202.5

What to do with gifts you can’t return or exchange

Christmas is a time of giving. (WTOP/Colleen Kelleher)

Despite the best intentions, some family and friends just don’t get it right when it comes to choosing presents for loved ones, leaving many people with a pile of unwanted items. Returning or exchanging a gift is often a dreaded task and can be a hassle if the recipient does not have a receipt or has no idea where the present was purchased. Hence, consumers may get stuck with a closet full of goods that go to waste because they couldn’t be returned or exchanged.

According to the annual Christmas Gift Confessions report from finder.com, shoppers are wasting more money than ever on gifts that go unused. An estimated $16 billion was spent on unwanted gifts this year, with consumers disliking around three gifts they receive, worth $49.45 each on average. In spite of their displeasure, the majority of Americans choose to politely keep these gifts.

[Read: How a Little Bit of Savings Goes a Long Way.]

Those who receive an unwanted item without a receipt may be tempted to ask for a copy to facilitate a return or exchange. Unless the sizing is wrong or the product is defective, however, some experts advise against this.

“Whoever gave you the gift put a lot of time and thought into the gift because they care,” says Sarah Hollenbeck, shopping and savings expert at Offers.com. “Asking for a receipt can cause unnecessary drama and hurt feelings.”

If stuck with a gift that can’t be returned or exchanged, don’t let it go to waste. Here are several ways to make use out of that unwanted item.

Regift. Regifting can be a great way to get rid of unwanted presents and save time and money on shopping for future celebrations. However, it’s important to consider a few factors to pull it off successfully and without offending the gift giver.

“Only regift items that are generic in nature, are still in the original packaging and are given to someone completely outside the social circle of the original giver,” says Maggie Oldham, a modern etiquette coach based in New York.

Items like candles, coffee mugs and some electronics make for great regift candidates because they’re not intrinsically personal to the original recipient. Clothing, fragrance and jewelry can be more challenging to regift since people tend to be pickier about these items. In fact, clothing and accessories were the top unwanted gift reported by Finder survey respondents, followed by household items, cosmetics and fragrances.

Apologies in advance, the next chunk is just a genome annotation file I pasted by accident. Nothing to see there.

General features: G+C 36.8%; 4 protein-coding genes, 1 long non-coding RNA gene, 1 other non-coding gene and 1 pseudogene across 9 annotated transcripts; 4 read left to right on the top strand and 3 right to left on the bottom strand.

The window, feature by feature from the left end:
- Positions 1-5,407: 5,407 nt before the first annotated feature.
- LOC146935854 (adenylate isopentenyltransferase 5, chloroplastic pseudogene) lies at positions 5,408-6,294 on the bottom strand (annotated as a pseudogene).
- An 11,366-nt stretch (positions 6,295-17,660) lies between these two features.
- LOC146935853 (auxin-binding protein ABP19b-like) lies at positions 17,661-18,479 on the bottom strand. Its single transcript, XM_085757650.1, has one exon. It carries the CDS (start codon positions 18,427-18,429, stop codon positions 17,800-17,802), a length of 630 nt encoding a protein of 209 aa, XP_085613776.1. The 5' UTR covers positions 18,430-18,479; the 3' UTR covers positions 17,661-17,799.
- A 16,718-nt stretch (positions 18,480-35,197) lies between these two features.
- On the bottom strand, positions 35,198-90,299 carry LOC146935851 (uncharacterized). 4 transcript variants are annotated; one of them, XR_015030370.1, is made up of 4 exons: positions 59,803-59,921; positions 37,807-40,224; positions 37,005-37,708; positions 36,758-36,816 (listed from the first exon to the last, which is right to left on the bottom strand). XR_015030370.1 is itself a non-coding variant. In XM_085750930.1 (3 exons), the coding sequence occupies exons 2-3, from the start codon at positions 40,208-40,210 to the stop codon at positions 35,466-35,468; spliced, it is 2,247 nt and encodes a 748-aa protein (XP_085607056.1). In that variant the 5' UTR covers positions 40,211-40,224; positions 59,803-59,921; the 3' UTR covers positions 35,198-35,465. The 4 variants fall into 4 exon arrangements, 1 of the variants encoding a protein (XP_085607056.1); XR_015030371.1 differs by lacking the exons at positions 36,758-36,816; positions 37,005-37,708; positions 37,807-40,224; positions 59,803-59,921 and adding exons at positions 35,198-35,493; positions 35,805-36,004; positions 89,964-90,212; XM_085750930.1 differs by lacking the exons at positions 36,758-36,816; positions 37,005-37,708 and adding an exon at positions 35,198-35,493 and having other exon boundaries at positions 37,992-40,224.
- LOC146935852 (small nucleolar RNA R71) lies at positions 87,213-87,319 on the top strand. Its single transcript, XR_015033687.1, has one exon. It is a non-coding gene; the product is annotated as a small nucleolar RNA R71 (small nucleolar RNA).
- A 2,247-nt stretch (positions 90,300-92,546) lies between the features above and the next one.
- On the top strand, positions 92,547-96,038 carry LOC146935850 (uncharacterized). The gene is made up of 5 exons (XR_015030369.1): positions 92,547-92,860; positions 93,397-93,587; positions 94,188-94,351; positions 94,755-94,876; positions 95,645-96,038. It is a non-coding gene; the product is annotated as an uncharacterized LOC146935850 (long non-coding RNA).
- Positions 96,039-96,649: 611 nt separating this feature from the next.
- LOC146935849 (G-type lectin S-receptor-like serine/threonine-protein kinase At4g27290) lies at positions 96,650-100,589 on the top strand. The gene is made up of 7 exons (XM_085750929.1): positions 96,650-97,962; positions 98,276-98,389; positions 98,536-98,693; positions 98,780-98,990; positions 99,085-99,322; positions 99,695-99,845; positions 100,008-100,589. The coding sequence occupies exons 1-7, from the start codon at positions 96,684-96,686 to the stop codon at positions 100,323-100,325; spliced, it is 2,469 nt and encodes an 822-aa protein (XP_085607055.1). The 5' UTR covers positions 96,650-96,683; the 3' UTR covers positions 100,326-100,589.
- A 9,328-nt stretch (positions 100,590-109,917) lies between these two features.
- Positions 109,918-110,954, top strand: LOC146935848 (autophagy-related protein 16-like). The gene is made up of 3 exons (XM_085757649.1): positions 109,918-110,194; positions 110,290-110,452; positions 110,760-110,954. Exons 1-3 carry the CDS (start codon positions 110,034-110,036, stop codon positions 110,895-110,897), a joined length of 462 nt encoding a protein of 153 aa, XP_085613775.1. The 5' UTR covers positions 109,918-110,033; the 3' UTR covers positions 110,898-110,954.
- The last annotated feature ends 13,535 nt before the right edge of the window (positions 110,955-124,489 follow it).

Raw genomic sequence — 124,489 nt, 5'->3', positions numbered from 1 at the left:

Ultimately, it’s important to be as thoughtful about regifting as you try to be about selecting a gift for purchase.

[See: Check, Please: Paying the Bill in 6 Awkward Situations.]

Swap. If any family or friends are in a similar situation and received unwanted items over the holidays, consider hosting a swap. Trae Bodge, a smart shopping expert at truetrae.com and U.S. News My Money contributor, recommends trading those gifts with a group of friends. “You never know, something that doesn’t suit you might very well suit someone else,” Bodge says.

Similar to regifting etiquette, be considerate of who the present came from and make sure to set up a swap with a separate social circle. Organizing a group gift swap is also a great way to reconvene after the busy holiday season and catch up with friends who may have been too busy to connect with prior to Christmas.

Resell. Although many retailers relax their return policies over the holidays, making it possible to get merchandise credit or exchange for another item without a receipt, consumers will often get stuck with the lowest current selling price. As an alternative, selling these goods online can provide a better value.

Websites like eBay and Craigslist are staples in the post-holiday gift-selling game, but they aren’t the only places to post items for sale. Hollenbeck suggests apps such as letgo and OfferUp to sell everything from toys to beauty products to kitchen appliances. Meanwhile, online marketplaces such as Poshmark and SidelineSwap are top outlets for clothing and sporting equipment. What’s more, sites like GiftCardGranny.com are a great place to find the best value for selling or exchanging unwanted gift cards.

For selling electronics, try Gazelle, Glyde or NextWorth. These websites ask a few questions about the device and provide a cash offer based on age, condition and popularity. It’s important to compare offers from each of these sites before making a decision since bids vary. Target, Walmart and Best Buy also have trade-in programs for select electronics for people who prefer to receive a store gift card for an unwanted gadget.

[See: 8 Big Budgeting Blunders — and How to Fix Them.]

Donate. Gift-swap parties and online exchange programs are good options for many consumers, but some gift recipients may not want to take the time required to manage them. If this sounds like you, consider donating unwanted gifts to charity, like a soup kitchen or Salvation Army. In addition to removing the item from your possession quickly, many organizations offer a tax benefit in exchange for your generosity.

“If they have 501(c)(3) status, they will be able to furnish you with receipt for your donation, which you can use as a write-off on your taxes if you are not taking the standard deduction,” Bodge says.

To get the most from a donation, keep a spreadsheet of donated items and file the receipt with other tax documents.

More from U.S. News

12 Habits of Phenomenally Frugal Families

25 Ways to Fix Your Finances Fast

11 Money Moves to Make Before You Turn 40

What to Do With Gifts You Can’t Return or Exchange originally appeared on usnews.com



Advertiser Content